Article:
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Blomquist the new custodian of the Ceres library
Carol Blomquist, the new Ceres Regional Librarian, aims to improve the library's function, promote readership and strength the Friends of the Ceres Library.

Blomquist took over in late August at the Florence Gondring Library after the transfer of Charles Teval to Turlock as the branch operations manager. Besides overseeing the Ceres library, Blomquist is also in charge of Hughson, Keyes and Empire branches where assistant managers have a more direct supervision. She is often the one who the assistants go to for troubleshooting of computer and building issues.

Most people do not see the complexities of running a library because of its calm activity on the surface, she said. "As a customer, people just don't have any idea of what goes on behind the scenes with materials or decisions."

Blomquist relies on her six employees to serve the public but is also on duty every other Saturday as well as typically Mondays through Thursdays.

While all book purchases are made through the main central branch in downtown Modesto, Blomquist is familiarizing herself with the Ceres collection in order to update needs, such as replacing older books and discarded books that are technologically outdated. She also can recommend books to be purchased.

"If I see a read a review and see there's a really good book that we should have in the collection I can certainly submit that to the people doing the purchasing," said Blomquist.

She also helps out at the counter serving patrons.

Blomquist said the Ceres Friends is strong and "very supportive" in Ceres, and currently reaching out to service clubs and speaking about library services and needs. Among needs are more funding for ebooks, which is more expensive for libraries than a regular member of the public.

"Those are very popular," Blomquist noted of eBooks, which may be downloaded onto a Kindle, Nook, iPad or iPhone. The library is licensed to loan out one copy of the eBook to one patron at a time. The patron then has 21 days to keep the copy on their computer since it is digitally encoded to erase itself. If the copy is "checked out" to another user, the patron can be placed on a "holds list" to await its availability. Since a user can finish an eBook early and "return" it early, the next patron waiting has 24 hours to download it, thus it is wise to check the holds list frequently. A patron is allowed to check out only two eBooks at a time.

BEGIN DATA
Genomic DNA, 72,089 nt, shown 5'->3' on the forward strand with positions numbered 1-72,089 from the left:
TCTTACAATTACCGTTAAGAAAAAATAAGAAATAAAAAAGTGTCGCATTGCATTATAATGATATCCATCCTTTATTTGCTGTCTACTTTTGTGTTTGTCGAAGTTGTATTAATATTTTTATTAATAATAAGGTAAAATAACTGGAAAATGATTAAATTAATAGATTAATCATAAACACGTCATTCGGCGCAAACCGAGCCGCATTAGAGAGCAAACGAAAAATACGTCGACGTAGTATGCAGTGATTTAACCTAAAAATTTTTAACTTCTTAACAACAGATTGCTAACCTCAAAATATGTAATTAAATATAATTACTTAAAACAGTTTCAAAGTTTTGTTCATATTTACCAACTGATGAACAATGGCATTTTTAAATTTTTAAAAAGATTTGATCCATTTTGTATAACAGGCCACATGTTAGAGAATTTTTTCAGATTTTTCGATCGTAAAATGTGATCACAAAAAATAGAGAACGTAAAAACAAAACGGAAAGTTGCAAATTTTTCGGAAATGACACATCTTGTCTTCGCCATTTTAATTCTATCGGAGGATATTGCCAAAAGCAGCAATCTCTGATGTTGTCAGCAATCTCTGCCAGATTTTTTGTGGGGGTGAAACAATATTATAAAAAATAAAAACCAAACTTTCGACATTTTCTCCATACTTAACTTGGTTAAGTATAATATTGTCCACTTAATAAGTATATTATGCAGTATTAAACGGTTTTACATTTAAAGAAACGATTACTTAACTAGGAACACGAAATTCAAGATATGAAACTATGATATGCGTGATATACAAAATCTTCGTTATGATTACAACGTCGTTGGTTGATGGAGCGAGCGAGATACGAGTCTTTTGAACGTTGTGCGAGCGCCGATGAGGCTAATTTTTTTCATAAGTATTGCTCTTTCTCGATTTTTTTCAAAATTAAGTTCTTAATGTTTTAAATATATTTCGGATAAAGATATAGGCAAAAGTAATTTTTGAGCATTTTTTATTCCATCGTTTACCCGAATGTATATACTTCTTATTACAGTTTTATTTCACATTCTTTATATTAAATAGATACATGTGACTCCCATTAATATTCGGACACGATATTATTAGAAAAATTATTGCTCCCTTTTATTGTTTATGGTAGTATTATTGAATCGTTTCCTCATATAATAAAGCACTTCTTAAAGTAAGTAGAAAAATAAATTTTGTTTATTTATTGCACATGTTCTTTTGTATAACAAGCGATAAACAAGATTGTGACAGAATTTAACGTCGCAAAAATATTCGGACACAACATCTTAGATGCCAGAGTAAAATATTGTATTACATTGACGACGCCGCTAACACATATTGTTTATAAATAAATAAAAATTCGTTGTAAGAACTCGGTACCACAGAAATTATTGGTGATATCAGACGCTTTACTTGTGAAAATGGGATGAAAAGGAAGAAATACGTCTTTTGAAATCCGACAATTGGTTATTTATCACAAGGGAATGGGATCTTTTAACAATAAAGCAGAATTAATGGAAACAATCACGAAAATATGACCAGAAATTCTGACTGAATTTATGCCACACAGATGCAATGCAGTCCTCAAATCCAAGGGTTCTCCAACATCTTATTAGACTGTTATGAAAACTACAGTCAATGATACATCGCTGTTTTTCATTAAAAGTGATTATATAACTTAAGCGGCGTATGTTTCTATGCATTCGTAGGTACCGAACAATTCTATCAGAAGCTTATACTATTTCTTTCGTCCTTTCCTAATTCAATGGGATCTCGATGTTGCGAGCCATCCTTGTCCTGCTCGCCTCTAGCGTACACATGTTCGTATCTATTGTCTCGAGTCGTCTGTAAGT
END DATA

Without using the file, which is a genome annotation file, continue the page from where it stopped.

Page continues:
The Ceres library remains popular with those wanting to use the computer lab, many who are seeking jobs online or just playing games.

"I think it's a wonderful service because there's a lot of people who don't have computers or people who have come in during this economy have said, 'I come in and use the internet because I cannot afford to maintain internet service at home.'"

A former teacher and Escalon High School librarian for 32 years, Blomquist decided to become a children's librarian in Salida where she remained four years. There she did story times and class visits.

Blomquist said while great effort is made to get grade school children to sign up for library cards, the adult population is welcome to get a card too.

"Could we be better used by the public?" rhetorically asked Blomquist. "Yeah. I think a lot of people do not realize that we have the internet available."

She hopes to take a crack raise the percentage of Ceres residents who own library cards. County Librarian Vanessa Czopek said that 20,381 cards are issued to Ceres residents, or 47.4 percent of the city. The countywide average is 61 percent, she said.